"Don't Be So Sure"
By HSP Member, Tom
Here he comes, trailing a doe down the field edge on the far side of the creek. Just like the script called for... except that the stock of the muzzleloader scraped across the fabric of the blind!
Even at 80 yards with the wind in my face, both deer picked up the sound and movement and froze, looking directly at my blind. The buck's vitals were behind a big oak that was just 5 feet away.
When the doe moved, he moved. He stopped again, presenting a perfect standing broadside shot. At 20 minutes until sunrise, there was barely enough light to see the crosshairs against a deer hide background.
At the squeeze, there was fire and smoke that blotted out everything. Long seconds later there were two deer running out of the field into the woods to the north-northwest. One of them fell as it entered the woods.
Sure that the buck was down where he fell, I took a mental compass reading of that spot from the blind. Picked up the gun and pack and walked back to the road to cross the bridge over the creek then back to the spot where he fell. No buck! No blood! There was a ten yard wide mat of corn stalks along the edge of the field from where the creek had flooded. A drop of blood would have been obvious against the cornstalk background.
Just inside the woods there was a dry slough about three feet deep. Just deep enough for a deer to drop down into and look like it had fallen, to someone sitting at field level. This was not looking promising!
I spent the next two hours combing every square yard of cover on our side of the property line and maybe some on the other side. Had lots of negative thoughts to deal with racing through my head. Did I knock the scope off zero? Did I flinch? Maybe my powder was damp and didn't produce enough velocity for penetration. "You know, I didn't feel any kick when the gun discharged." "Come on Tom ... get your head back in the game." "You never do feel the kick in the heat of the moment!"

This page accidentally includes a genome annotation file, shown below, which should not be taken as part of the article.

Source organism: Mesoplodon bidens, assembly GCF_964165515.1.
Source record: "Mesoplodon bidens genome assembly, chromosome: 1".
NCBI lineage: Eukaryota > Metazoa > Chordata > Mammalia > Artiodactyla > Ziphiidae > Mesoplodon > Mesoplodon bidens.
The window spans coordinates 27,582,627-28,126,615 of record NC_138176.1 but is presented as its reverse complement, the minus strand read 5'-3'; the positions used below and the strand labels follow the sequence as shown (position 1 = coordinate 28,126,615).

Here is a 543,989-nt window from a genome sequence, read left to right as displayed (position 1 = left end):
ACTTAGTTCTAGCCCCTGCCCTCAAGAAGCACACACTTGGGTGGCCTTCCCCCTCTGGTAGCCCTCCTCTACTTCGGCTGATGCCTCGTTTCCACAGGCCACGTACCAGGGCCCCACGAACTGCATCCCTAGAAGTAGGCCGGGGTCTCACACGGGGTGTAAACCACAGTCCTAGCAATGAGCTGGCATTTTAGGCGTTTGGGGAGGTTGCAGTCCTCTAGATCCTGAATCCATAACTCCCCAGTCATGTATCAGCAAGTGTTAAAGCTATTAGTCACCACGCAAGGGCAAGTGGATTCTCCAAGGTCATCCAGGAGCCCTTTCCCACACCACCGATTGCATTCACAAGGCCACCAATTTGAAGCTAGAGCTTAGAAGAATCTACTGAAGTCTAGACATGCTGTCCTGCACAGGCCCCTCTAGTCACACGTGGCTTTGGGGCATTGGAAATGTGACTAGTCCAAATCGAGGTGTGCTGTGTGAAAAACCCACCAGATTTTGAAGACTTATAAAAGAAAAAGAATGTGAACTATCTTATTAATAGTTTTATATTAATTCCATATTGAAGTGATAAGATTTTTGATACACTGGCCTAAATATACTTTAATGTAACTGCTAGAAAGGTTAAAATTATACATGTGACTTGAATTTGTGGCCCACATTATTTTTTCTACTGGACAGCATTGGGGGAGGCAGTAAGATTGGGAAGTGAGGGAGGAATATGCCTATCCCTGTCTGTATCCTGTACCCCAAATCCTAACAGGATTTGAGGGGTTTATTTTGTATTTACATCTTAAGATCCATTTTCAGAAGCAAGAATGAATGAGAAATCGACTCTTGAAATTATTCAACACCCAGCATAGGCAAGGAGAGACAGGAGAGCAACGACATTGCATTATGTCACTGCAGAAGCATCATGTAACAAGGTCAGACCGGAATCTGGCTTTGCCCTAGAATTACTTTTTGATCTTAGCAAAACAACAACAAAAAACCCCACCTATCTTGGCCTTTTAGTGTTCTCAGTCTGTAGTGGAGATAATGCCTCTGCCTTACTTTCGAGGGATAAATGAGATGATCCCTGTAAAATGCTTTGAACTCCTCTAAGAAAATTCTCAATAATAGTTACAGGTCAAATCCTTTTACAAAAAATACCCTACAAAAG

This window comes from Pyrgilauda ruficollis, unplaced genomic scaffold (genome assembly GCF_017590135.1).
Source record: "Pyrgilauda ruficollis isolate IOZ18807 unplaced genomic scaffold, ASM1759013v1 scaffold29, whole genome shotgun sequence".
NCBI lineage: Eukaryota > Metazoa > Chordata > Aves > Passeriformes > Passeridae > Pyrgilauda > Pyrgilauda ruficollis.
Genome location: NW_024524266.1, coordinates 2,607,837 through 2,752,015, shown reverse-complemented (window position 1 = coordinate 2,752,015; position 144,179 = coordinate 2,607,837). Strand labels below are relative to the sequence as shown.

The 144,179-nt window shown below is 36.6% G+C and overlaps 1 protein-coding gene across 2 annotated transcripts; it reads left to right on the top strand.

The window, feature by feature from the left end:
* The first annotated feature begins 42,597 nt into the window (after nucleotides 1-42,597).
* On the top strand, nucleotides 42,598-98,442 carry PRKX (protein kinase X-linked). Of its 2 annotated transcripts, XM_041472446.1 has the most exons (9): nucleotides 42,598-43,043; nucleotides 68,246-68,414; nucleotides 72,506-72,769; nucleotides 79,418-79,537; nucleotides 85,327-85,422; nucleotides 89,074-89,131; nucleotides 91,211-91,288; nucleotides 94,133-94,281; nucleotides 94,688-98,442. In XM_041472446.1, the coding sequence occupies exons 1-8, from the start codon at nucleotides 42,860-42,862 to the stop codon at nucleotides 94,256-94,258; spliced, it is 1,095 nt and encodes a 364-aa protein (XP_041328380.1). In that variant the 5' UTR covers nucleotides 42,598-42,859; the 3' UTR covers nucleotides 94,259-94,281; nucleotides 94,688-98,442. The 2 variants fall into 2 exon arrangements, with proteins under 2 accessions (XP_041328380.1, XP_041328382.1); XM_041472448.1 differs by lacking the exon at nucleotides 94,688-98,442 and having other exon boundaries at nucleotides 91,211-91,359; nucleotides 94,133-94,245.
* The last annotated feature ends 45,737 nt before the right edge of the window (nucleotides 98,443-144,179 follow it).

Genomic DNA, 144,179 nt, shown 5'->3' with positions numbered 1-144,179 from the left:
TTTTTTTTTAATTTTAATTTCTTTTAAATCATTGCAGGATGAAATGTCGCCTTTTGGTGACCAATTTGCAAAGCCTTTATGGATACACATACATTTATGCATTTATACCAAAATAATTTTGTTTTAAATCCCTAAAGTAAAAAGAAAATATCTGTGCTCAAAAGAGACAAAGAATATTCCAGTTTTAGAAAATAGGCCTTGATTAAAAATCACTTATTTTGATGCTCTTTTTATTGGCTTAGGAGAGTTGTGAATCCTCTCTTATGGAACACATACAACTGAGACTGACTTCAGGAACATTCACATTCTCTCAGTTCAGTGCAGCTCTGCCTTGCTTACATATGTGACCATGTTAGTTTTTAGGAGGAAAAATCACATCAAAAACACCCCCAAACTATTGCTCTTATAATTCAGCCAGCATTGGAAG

I Finally did what should have been done two hours ago. Went back to where he was standing when I shot and walked in widening circles around that spot. Never found a drop of blood, but the larger circles took me about 100 yards West and there he was in grass not six inches high. He was embarrassingly obvious. White rump patch and nice rack sticking up. How could I not have seen him when I first walked north along the creek? Because I was sure that he went north-northwest and couldn't imagine that I was mistaken.
When I went back to the blind, I noticed that the big oak was almost due west. It's likely that the 100 yards he ran was "behind" that tree.
There are several lessons to be learned here: When you believe you hit him good, you probably did...when you start thinking of giving up, don't...when you are sure you are right, don't be so sure.
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